Remembering the Nakba is even more compelling given what former President Jimmy Carter describes as an apartheid-like system that Israel has built to entangle the Palestinians in a seemingly endless cycle of hopelessness and violence.
That’s a fascinating formulation: the apartheid-like system that Israel has built (i.e., the system of defenses against an insanely determined effort to wipe it out) is really a system “built to entangle the Palestinians in a seemingly endless cycle of hopelessness and violence.” In other words the Israelis create both the hopelessness and the corresponding violence. Not a trace of self-determination here. The Palestinians have no agency in this formula; Israel does everything (and, since everything is a mess), Israel’s responsible for the mess.
But let’s translate this statement out of its demopathic formulation. The hopelessness is not the sense that there is no way that the Palestinian refugees could get their human rights. It’s that their leaders have defined the solution in terms of the “right of return” and, hence, the elimination of Israel. Thus, as as long as the Israelis exist, the Palestinians are denied their “human rights”, and by this formula, their hopelessness (i.e., their frustration at not being able to accomplish their goal of eliminating Israel), necessarily means they engage in violence. And who are we to question their violence?
The tragic fact is that the “human rights” of the Palestinian refugees could have been taken care of, as with so many refugees — including the similar number of Jewish refugees from Arab countries — by granting them citizenship where they took refuge. In the case of the Palestinian Arab refugees, given the fact that they shared the same language, customs and religion with the people among whom they took refuge, and the leaders of those countries had contributed significantly to their plight, that would seem like a “no brainer.”
Israel still denies millions of Palestinian refugees their U.N.-sanctioned right to go back to their homes simply because they are not Jewish.
Not at all. It blocks their right to go back to their home because they are a population that has been weaponized by a ruthless Arab elite, filled with hatred and resentment for Israelis as the scapegoat for Arab tyranny. All but the most ill-informed dupes of the West know that the return of the refugeees spells the end of Israel as a nation where Jews can live a life of self-determination.
By emphasizing the “because they’re non-Jewish” the writer hopes to push a number of Western buttons, from the anti-religious (no religion should have the right to discriminate) to the anti-Jewish (they’re so clubby). Never mind that any country with a Palestinian Arab majority would look a lot more like the Middle Ages (Gaza), than the enlightened world of human rights to which the authors are making their appeal.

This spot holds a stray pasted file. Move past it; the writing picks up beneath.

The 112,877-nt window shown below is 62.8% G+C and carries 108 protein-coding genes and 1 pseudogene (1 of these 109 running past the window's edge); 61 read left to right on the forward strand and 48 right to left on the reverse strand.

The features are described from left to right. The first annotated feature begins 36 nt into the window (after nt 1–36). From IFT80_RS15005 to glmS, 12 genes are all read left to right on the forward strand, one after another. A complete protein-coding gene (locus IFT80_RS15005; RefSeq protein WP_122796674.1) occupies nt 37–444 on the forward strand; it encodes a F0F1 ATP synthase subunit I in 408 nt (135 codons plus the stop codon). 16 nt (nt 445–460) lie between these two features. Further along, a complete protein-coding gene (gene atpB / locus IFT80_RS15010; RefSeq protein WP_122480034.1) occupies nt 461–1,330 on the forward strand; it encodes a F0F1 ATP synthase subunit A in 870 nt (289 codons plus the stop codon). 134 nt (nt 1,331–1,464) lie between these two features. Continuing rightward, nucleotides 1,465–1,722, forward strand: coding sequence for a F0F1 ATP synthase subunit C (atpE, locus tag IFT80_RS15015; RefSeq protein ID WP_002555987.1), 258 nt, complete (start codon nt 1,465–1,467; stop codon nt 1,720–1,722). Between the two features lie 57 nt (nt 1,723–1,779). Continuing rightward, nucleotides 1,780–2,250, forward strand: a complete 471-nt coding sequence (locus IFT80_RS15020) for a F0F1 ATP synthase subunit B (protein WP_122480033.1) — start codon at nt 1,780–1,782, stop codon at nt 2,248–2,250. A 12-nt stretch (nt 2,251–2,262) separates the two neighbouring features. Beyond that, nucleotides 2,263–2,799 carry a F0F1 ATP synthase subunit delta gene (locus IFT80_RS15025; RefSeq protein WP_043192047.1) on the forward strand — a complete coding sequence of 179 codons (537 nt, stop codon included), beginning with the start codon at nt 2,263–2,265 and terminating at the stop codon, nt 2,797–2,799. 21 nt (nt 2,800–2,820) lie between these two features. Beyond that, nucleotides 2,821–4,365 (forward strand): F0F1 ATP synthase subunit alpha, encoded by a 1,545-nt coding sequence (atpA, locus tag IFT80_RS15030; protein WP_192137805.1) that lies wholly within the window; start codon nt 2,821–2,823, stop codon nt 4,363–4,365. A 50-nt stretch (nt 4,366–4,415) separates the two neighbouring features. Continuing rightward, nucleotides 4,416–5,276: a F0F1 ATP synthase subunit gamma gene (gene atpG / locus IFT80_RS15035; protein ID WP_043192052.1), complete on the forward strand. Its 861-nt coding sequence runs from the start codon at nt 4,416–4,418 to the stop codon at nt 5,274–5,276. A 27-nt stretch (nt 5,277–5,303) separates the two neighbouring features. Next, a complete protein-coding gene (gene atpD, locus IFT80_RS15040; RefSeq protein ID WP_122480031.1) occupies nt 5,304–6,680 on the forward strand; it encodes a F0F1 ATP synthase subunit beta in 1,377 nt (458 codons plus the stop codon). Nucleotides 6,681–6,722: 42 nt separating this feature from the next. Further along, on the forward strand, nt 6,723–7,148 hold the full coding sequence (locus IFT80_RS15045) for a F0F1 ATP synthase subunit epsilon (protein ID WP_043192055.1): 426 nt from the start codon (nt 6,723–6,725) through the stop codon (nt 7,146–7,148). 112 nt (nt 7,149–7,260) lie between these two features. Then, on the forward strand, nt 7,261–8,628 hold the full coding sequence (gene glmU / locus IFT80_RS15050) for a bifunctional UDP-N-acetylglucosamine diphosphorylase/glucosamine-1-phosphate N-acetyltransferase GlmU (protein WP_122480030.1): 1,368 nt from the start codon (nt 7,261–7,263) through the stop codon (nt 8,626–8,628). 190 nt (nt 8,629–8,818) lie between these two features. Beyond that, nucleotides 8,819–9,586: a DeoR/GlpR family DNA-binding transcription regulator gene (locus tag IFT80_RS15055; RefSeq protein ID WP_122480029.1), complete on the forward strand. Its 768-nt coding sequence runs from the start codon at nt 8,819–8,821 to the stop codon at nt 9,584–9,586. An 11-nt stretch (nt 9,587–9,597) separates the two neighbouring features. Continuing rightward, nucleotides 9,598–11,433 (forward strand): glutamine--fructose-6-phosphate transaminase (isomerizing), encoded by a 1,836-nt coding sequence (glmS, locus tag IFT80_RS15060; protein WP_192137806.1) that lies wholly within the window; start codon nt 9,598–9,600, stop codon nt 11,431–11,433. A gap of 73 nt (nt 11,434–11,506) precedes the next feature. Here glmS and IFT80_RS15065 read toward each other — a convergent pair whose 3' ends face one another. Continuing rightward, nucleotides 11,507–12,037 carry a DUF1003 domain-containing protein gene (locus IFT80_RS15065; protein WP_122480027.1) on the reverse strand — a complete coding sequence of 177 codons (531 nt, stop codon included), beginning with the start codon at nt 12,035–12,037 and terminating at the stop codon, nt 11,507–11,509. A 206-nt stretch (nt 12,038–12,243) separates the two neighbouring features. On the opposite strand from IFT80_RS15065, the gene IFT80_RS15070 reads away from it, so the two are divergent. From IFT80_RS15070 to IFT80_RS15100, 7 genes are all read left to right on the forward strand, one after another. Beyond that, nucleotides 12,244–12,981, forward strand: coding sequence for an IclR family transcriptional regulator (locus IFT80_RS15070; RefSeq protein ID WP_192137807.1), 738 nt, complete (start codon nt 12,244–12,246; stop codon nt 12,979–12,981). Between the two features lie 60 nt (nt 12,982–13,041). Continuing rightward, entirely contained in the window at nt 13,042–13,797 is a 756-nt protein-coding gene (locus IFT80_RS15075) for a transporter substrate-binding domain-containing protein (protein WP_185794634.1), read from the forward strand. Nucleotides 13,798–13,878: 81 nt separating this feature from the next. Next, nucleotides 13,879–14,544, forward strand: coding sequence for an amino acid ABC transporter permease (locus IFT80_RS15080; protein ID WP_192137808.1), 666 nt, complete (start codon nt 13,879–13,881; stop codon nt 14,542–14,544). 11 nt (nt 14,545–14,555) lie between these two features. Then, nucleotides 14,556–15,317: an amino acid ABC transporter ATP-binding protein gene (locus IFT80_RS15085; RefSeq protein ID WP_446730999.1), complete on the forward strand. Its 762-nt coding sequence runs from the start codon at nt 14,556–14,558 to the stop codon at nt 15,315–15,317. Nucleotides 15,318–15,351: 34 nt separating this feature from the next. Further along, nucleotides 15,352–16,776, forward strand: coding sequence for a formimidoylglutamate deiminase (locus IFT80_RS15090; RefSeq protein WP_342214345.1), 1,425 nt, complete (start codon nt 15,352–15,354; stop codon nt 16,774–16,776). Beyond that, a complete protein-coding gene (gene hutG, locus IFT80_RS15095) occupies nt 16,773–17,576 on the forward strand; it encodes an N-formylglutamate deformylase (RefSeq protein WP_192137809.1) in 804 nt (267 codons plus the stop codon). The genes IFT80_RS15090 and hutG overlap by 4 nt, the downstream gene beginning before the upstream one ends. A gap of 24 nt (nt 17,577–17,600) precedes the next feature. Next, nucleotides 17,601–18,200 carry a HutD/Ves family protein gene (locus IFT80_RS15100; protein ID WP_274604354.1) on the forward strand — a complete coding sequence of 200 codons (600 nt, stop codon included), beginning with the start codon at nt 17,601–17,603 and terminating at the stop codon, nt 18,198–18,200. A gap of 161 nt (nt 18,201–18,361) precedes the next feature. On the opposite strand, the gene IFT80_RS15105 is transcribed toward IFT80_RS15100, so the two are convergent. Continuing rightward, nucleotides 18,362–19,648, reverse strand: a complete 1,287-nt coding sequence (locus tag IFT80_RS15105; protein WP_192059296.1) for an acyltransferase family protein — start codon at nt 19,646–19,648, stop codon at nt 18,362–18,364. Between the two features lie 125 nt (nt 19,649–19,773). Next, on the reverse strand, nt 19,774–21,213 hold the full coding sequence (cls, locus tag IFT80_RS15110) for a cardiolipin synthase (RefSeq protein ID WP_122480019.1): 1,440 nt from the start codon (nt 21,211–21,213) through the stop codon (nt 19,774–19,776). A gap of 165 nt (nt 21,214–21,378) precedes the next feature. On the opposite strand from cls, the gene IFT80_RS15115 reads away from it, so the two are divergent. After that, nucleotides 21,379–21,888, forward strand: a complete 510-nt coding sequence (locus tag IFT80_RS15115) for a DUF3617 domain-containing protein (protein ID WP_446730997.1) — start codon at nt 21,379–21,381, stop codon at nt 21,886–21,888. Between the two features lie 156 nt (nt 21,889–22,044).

Israel continues its 41-year-old military occupation of the West Bank, East Jerusalem and the Golan Heights. Israel continues to impose its savage blockade on the Gaza strip. Israel continues to build its illegal wall and settlements on occupied Palestinian land. And Israel continues to treat its own “non-Jewish” population as second-class citizens.
Carefully done. I wonder what Barghouti and Darwish say to their Palestinian friends about the nature of the occupation… Green line or Shore line?
I used to know someone who had the tendency at any criticism to say, “Oh, so it’s all my fault.” As infuriating as that may sound to those doing the criticizing, I think it’s appropriate here. “Oh, so it’s all Israel’s fault?” Every progressive Westerner to whom Palestinians come with their list of grievances needs to ask, “So, do you think your side has contributed anything to this ‘cycle of violence’?”
Can any conscientious person, then, celebrate Israel at 60?
Anyone who rejoices in the creation of a state that commits to protecting the human rights of its citizens — no matter what their race, creed or gender — and continues to strive for that under the harshest of conditions. Would that there were even one such state in which the majority was Arab and Muslim. If there were, this “cycle of hopelessness and violence” might not seem so “seemingly endless.”
When Israel has made reparations for its shameful past; when it has conformed to international law and universal human rights; when it has ended its brutal oppression of the indigenous people of Palestine; and when it has allowed Palestinians to practice their right to self-determination on their own land, we can all celebrate. Then, even Rasmiya’s descendants may celebrate.
Since you feel free to dish it out, I assume you are also prepared to hear moral rebuke. So let me rephrase your concluding paragraph:
When the Palestinians have examined their embarrassing past honestly, when they have identified the Arab leadership that created and continues to prolong their stateless misery, when that Arab leadership has conformed to international law and universal human rights and therefore made reparations for their shameful past and granted the Palestinian refugees their human rights, when the Palestinian leadership ceases to preach and practice genocidal passions and produce an endless stream of hopeless haters who want to blow themselves up among Israeli civilians, when the Palestinians show a desire to practice their right to self-determination and establish a government of the people, by the people and for the people, then most everything could be resolved. Then, even Rasmiya’s descendents might be welcome to visit their ancestor’s home in peace and, who knows, in the joy of reconciliation rather than the bitterness of frustrated revenge.